Kovacevic: Planning Pens' power surge
ST. PAUL, Minn. — The Penguins' many issues this summer include pending free agents, possible trades and now the pursuit of Jaromir Jagr. But most pressing, in my view, will be fixing the embarrassing power play.
So, let me be the first to applaud Dan Bylsma for having begun that process.
The head coach told me at the NHL Entry Draft over the weekend that he and his assistants met recently on that matter, and they not only are revamping their approach but also aim to have so many strategies that they can change game to game, even shift to shift.
"We need to have different sets," Bylsma said. "We're not effective when we become stationary and predictable, and that's a fault of ours. We're going to have four forwards out there a lot. We're going to have a point guy in the middle at times. We'll have different things for teams to worry about."
That's welcome, but what took so long?
The power-play strategy last season appeared complacent bordering on nonexistent, never more than in the playoff loss to Tampa Bay: The Penguins maddeningly dispatched the same players in the same spots to produce the same results in going 1 for 35 with the man-advantage.
Sure, Sidney Crosby and Evgeni Malkin were missing. But that didn't excuse, for example, using three left-handed forwards and all but advertising that no back-door play was coming. That allowed the Lightning penalty-killers to load up to one side and routinely steal the puck.
The Penguins' power play for the season succeeded just 15.8 percent of the time, 25th in the 30-team NHL. Bylsma was fair to point out that it was a respectable 20.5 percent before Crosby and Malkin were hurt, but he correctly added, "Even then, we didn't have a great look."
As Bylsma indicated, there soon will be many looks. There also could be roster changes, not the least of which would be adding Jagr as power-play quarterback.
For fun, though, let's make a power-play formation using the current roster as well as Bylsma's new plan for four forwards and a lot of movement. Let's also go with an umbrella formation — one defenseman at center point, which Bylsma acknowledged will be an option.
The key to the umbrella is a gifted, mobile defenseman capable of covering up mistakes, and few players anywhere meet those criteria better than Kris Letang. Besides, being at center point could help cut down on Letang's many misfires. That's a win-win.
To his right is Malkin, owner of one of the game's most powerful one-timers. Malkin also can use this position to carry the puck into the slot if there's an opening, a wild card most power plays don't have.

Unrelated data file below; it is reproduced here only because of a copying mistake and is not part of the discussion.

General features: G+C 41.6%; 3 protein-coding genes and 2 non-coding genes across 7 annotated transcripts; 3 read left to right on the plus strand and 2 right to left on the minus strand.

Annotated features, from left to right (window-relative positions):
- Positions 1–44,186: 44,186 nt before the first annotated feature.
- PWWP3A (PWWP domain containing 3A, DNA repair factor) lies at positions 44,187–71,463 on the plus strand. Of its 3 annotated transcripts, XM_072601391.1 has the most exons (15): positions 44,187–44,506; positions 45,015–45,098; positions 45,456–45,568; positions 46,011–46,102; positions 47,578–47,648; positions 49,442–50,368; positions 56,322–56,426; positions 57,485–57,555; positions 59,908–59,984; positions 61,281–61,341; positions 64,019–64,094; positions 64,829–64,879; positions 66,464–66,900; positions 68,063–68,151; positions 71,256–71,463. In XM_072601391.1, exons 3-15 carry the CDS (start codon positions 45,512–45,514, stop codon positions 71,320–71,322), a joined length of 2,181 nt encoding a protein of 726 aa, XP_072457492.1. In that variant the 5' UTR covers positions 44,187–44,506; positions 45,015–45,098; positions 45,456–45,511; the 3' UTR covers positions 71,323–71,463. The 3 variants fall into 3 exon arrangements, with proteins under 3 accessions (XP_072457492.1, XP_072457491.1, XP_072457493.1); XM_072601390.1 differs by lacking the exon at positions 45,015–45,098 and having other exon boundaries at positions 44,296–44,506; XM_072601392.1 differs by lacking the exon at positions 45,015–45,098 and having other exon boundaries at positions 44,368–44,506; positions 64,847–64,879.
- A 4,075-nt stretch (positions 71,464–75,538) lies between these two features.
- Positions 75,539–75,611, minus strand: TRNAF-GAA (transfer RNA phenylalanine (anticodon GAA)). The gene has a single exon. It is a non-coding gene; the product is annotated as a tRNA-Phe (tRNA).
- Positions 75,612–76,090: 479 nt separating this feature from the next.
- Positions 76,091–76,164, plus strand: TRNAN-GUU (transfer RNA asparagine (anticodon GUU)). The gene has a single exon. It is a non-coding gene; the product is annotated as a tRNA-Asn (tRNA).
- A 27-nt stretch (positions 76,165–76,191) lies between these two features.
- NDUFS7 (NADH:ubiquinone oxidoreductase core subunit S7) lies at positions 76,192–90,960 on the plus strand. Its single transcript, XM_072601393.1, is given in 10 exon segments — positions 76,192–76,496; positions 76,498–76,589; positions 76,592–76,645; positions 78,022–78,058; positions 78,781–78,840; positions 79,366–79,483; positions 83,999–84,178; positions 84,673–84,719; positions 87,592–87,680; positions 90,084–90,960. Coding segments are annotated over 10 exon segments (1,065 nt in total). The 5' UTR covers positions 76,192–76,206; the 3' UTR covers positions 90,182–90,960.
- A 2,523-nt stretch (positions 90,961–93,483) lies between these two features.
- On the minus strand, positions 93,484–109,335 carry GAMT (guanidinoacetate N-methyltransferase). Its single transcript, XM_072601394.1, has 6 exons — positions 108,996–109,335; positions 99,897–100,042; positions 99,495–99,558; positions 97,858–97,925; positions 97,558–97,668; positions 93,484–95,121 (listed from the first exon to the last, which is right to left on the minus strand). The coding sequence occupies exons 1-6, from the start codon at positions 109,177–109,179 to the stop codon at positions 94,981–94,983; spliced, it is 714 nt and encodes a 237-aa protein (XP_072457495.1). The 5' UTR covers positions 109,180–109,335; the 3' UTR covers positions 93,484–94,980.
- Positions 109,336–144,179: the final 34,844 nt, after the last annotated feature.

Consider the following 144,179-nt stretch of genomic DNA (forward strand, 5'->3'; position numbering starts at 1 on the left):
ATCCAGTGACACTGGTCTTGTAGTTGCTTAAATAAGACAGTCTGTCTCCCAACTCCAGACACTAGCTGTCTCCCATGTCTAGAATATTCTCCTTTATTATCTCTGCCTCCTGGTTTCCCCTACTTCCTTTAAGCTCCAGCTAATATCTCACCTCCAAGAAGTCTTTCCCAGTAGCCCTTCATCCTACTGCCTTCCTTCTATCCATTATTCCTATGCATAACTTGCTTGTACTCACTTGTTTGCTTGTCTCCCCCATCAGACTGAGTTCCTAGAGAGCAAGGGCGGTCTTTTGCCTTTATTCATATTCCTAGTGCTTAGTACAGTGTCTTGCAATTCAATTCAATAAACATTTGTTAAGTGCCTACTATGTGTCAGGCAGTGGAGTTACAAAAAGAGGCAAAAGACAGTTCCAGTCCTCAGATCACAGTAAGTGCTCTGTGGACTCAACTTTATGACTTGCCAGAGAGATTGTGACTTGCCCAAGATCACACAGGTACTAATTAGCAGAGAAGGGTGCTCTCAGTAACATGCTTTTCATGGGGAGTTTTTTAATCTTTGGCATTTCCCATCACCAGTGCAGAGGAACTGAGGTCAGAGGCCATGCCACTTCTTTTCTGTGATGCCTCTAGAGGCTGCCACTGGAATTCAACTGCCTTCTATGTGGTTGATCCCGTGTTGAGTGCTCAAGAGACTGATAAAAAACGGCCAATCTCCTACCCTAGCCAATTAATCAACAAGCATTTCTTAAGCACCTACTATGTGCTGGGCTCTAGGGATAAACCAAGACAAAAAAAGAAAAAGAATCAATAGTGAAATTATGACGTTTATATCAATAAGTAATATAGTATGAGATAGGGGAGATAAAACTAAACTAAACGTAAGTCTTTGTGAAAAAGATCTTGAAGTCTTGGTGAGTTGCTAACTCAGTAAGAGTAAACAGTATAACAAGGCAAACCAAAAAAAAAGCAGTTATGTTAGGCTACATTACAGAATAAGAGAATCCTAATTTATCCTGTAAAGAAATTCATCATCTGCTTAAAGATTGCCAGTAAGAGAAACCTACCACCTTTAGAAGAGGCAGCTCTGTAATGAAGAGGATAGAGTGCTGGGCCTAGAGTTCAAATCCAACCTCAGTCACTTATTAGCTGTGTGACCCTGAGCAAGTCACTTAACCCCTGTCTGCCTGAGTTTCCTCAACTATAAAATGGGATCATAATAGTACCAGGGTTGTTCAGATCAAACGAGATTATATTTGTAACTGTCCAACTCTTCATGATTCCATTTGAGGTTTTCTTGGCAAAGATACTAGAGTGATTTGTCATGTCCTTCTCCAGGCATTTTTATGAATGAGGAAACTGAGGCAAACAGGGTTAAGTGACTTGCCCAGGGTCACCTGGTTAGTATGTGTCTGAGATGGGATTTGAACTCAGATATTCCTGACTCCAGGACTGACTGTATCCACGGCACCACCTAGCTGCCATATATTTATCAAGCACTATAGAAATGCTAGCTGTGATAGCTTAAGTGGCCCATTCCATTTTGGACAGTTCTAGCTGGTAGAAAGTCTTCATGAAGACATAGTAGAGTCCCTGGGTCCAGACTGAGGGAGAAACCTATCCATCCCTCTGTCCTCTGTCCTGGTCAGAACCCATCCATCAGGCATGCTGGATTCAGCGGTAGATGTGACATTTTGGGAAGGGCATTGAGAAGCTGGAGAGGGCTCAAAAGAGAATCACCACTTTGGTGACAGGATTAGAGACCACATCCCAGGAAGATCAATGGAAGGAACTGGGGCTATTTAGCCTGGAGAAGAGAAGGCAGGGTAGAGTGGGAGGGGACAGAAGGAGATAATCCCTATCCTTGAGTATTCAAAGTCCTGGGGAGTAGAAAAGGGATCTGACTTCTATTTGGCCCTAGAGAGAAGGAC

Also on the right but down by the goal line is Crosby. He always has been most effective there, making passes, collecting loose pucks behind the net, stuffing in surprise shots and, as of last season, deflecting point shots like a wizard. Beyond all that, it never hurts to have the best player close to the net.
Finding players for the left side is not nearly as easy.
My tentative choice for the flank to Letang's left is Tyler Kennedy. He is a rare right-handed shot among the forwards, he loves shooting from the left circle and he can adjust and crash the net as needed. I have concerns about his ability to make passes and maintain possession, but Bylsma feels Kennedy has improved in those areas over the past year.
My guy in front of the net is Chris Kunitz. Yeah, all 6-foot, 193 pounds of him. He's no John LeClair, but he is the only remaining forward with proven ability to score from tight range. He also fits Bylsma's wish for movement because of his puck retrieval and, of course, he has a knack for finding Crosby.
My second choice for the front of the net, which will surprise some, is Mike Rupp. Jordan Staal lacks the hands, James Neal clearly prefers the perimeter and Eric Tangradi isn't ready.
Of course, I'd scrap all this in a Manitoba minute if Jagr could be added to the power play. And it sounds like Bylsma would embrace that, too.
"You do have to consider how good it could be with him," Bylsma said, "in addition to all the great players we already have."
Good luck to the Lightning -- or anyone else -- defending a power play with three NHL scoring champions up front.
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